[picture credits at the end of the post]
As a dog behaviourist, Jenny Efimova’s iceberg analogy on dog behaviour problems struck a chord with me.
She aptly drew the dog’s behaviour problem as the tip of the iceberg, and the sunken part as the (emotional) root cause.
Check out her excellent blog (DogMinded), by the way.
Make my dog’s behaviour problem go away
I was supervising a Bachelor’s thesis recently, and I asked the student to research this very point.
When contacting a dog behaviourist, what is the client’s priority: the dog’s welfare or stopping the annoying behaviour?
Our analysis revealed that inconvenience drove most owners to seek help, not animal suffering.
Dog behaviour: operant vs. classical conditioning. There we go again
The iceberg picture touches on the ‘classic’ (‘scuse pun) distinction between classical and operant conditioning. We talk about it during nearly every behaviour consult (and we give tips on telling the difference between the two), and we drill our long-suffering interns on it mercilessly.
- Operant conditioning: As a dog behaviourist, I am not all that concerned if a dog has developed an annoying habit that “works” for him. In most cases, we can reverse that quite easily.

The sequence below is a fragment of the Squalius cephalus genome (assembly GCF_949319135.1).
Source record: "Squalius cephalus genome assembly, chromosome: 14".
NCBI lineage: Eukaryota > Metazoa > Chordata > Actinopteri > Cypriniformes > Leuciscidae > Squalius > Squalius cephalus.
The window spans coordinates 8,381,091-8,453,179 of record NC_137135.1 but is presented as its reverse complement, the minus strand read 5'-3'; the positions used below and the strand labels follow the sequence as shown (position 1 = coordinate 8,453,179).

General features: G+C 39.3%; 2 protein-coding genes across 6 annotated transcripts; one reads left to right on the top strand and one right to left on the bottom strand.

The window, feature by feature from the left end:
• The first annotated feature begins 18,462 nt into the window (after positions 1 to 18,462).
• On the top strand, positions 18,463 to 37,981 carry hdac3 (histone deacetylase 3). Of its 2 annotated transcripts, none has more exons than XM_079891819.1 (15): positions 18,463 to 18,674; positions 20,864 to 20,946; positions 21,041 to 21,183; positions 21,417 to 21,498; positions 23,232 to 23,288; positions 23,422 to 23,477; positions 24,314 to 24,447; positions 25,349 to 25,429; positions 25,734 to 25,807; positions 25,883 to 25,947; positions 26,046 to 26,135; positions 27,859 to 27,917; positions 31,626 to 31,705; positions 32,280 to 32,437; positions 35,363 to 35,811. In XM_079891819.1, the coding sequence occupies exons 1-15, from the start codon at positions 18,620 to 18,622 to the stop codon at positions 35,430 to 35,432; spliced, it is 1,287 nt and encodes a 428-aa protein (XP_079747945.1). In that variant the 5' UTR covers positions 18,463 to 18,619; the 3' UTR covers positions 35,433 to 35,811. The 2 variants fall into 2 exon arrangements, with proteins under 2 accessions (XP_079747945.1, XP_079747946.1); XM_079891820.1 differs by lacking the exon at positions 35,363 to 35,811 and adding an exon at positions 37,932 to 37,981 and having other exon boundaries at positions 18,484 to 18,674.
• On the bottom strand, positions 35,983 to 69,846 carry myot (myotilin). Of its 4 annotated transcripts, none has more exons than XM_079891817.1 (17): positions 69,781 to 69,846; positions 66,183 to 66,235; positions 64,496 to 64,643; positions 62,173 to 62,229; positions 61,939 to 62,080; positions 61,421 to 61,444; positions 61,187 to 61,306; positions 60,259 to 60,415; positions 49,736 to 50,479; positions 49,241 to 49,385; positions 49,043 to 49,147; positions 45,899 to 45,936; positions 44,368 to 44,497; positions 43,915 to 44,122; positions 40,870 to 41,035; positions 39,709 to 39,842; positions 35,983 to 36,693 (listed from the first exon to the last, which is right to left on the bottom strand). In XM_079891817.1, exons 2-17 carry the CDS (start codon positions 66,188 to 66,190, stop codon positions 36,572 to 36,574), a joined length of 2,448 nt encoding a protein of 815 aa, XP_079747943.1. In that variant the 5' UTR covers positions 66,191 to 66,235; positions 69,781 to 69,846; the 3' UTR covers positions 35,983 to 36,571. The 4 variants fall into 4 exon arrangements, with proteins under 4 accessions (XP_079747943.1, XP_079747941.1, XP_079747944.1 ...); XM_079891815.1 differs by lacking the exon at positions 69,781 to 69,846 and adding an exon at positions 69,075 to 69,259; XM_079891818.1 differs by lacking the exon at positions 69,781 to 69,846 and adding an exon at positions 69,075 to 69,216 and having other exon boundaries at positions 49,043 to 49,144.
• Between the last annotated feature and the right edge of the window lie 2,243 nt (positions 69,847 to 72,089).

- Classical conditioning: I worry when the dog’s behaviour problem is a visible sign (the tip of the iceberg) of a deep emotional response to an innocent situation. It is a sign that the dog is not coping.
Many owners call us wanting to get rid of the visible (behaviour) part of the problem, but do not realize that it’ll be a plaster on a broken leg unless we look at what’s going on underneath (classical), or unless we at least teach the dog a more functional way of coping with the situation.
Dog behaviourists: Frothing at the mouth animal rights nut job?
When we re-direct your efforts from a quick fix, we’re not being frothing-at-the-mouth animal rights nut jobs (well, we kind of are actually, but that’s besides the point).
We do it because we want to give you solid, sustainable, profound results so you can enjoy your dog for the years to come.
- Iceberg: Shared with gracious permission from the author, Jenny Efimova (DogMinded).
- Animal liberation: Courtesy of Catlemur (Wikipedia Commons user). License: BY-SA 4.0